It’s crunch time for HTC.
After a disastrous 2011 in which they released a boatload of devices that were pretty much the same phone but a bit less dodgy, they decided to focus on one ‘hero device’ that would carry their brand. That device was the HTC One X, and to HTC’s credit it was actually a very good phone – better, some would say, than the Galaxy S3.
Unfortunately for HTC though, a combination of a tarnished brand image from the previous year, an underwhelming marketing campaign and HTC’s baffling decision to then muddy their own waters with the One S, One V, One SV and One X+ meant that Samsung’s flagship went on to become the ruler of the roost in 2012.
The Taiwanese manufacturer finds itself in a situation where they’re almost down to their last roll of the dice, and CEO Peter Chou has confirmed the gravity of the situation by claiming that he will step down from his position should the HTC One not meet the company’s goals.
This time around, HTC have actually committed to a single hero device, and their all-in approach to the One shows in pretty much every aspect of the phone, from its industrial design to truly unique features such as its camera hardware and software and Boomsound audio. Without any further ado, let’s take a closer look at the HTC One.
Build Quality and Hardware
HTC have spared no expense or effort in the manufacturing process for the One. The phone is crafted out of a single block of aluminium (a process which reportedly takes 220 minutes for each phone), with a curved back that makes it fit nicely in the hand. Unfortunately I wasn’t given the liberty to perform a drop test on our review unit, but it certainly feels like a solid device, and has that ‘premium feel’ that people seem to care so much about. There is a downside to having so much metal, though, as it does feel a little bit slippery compared to the plastic that most of us are accustomed to. While the aluminium unibody is naturally resistant to fingerprints and smudges, there is the danger of increased visibility when it comes to scuffs and scratches.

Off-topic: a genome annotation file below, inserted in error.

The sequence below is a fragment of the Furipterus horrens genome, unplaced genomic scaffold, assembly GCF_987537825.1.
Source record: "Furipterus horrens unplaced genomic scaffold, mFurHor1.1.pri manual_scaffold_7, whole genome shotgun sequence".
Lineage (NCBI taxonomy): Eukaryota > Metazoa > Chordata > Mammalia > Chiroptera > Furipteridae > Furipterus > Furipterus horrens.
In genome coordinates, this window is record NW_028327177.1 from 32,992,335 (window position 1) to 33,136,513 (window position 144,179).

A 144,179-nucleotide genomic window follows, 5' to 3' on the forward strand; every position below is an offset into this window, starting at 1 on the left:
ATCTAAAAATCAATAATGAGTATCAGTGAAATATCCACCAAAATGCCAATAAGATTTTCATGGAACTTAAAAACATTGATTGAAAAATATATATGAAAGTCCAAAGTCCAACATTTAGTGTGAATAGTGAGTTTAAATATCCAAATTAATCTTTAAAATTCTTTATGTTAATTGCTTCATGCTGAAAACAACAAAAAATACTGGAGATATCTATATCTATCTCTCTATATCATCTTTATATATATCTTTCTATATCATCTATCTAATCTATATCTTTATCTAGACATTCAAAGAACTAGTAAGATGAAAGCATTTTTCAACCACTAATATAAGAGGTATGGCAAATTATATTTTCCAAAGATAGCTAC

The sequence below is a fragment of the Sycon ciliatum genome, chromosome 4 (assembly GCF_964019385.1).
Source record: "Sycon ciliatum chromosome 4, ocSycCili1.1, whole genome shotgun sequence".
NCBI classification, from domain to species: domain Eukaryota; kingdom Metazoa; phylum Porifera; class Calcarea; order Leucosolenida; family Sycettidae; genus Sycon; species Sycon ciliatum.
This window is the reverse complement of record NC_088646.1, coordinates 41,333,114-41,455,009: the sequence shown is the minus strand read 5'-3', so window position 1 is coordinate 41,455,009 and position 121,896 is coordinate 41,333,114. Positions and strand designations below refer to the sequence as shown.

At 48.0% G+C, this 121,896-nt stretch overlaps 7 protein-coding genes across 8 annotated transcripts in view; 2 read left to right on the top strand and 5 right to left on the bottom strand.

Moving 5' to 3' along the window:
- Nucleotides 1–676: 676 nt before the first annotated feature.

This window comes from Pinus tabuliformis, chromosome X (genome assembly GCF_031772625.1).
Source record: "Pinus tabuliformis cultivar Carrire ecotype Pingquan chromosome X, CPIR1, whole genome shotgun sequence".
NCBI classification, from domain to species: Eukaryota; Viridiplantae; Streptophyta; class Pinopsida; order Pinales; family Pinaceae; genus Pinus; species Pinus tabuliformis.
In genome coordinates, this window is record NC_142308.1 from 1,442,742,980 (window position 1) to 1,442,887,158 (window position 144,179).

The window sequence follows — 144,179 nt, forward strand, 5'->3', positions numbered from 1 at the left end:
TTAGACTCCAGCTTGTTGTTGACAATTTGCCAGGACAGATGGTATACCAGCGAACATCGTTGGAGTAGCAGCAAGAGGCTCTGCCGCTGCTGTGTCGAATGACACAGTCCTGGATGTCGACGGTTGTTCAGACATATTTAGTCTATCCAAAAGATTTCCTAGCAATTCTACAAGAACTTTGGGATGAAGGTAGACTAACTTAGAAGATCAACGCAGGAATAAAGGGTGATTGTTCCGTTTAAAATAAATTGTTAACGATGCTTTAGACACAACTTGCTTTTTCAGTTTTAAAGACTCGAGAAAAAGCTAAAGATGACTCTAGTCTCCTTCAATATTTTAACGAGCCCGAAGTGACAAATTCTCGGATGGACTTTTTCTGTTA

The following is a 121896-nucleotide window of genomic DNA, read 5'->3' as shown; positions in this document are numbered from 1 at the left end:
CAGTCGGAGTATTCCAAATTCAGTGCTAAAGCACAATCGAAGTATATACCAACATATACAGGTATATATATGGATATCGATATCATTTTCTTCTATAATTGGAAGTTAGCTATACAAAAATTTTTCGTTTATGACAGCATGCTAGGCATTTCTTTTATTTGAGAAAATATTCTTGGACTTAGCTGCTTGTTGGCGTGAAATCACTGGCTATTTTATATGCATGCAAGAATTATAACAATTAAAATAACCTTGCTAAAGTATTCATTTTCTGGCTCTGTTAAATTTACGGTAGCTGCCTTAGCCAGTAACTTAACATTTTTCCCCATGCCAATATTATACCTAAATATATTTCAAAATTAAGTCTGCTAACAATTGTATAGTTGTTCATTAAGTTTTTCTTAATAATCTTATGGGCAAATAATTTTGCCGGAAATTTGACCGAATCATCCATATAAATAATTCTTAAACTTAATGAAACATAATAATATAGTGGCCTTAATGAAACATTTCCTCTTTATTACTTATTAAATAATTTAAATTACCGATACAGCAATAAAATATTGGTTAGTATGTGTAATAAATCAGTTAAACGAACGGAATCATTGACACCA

Props must be given to HTC for departing from the tired design aesthetic that they had tried to stick with a few too many years, and with the One they’ve truly come up with a bold and unique design that has proven to be an instant eye-catcher when pulled out in front of friends and strangers alike.
The power button, though a little too recessed into the phone’s body for my liking, is ingeniously integrated into the IR blaster that allows you to control your TV and various living room media devices. This obviously had a big influence on their decision to place the power button at top-left, with the trade-off being that it’s awkward to reach when using the phone one-handed (both left and right). The brushed metal volume rocker on the right side of the device fits in nicely with the design of the phone, but also sits quite flat and can take a little effort to find.
The headphone jack is situated at top of the phone, which makes it uncomfortable to put into your pocket upside-down, but that’s mostly a matter of personal preference. HTC have finally budged on their insistence upon placing the charging port on the side of their phones, though device manufacturers still can’t seem to agree on which way the micro USB port should face (the One’s is ‘wide side up’, the opposite of the Galaxy Nexus and Nexus 4, but the same as the Nexus 7. I know, right?)
A notifcation LED is hidden in one of the small holes that make up the top speaker grille, letting you know when you have missed messages, calls or e-mails. Unfortunately the light is quite small and not the kind of thing you’d see out of the corner of your eye, which kind of defeats the purpose of it.
The buttons get their own separate heading because they’re one of the few cons I could find on the HTC One. Firstly they’re capacitative rather than on-screen, meaning they don’t conform with Android standards. But before you go and accuse me of being some kind of stock purist, there’s much more to it than that. Firstly, the buttons have a rather small touch target, making them seem unresponsive and difficult to press. Secondly, there are only two of them: back and home.
Because of the presence of the dual front speakers and subsequent shortage of real estate, there was a clear choice to be made: keep the task switcher button or sacrifice it to stick the HTC logo at front and centre. HTC went with the latter, which is completely understandable from a branding point of view, but the user experience suffers as a result.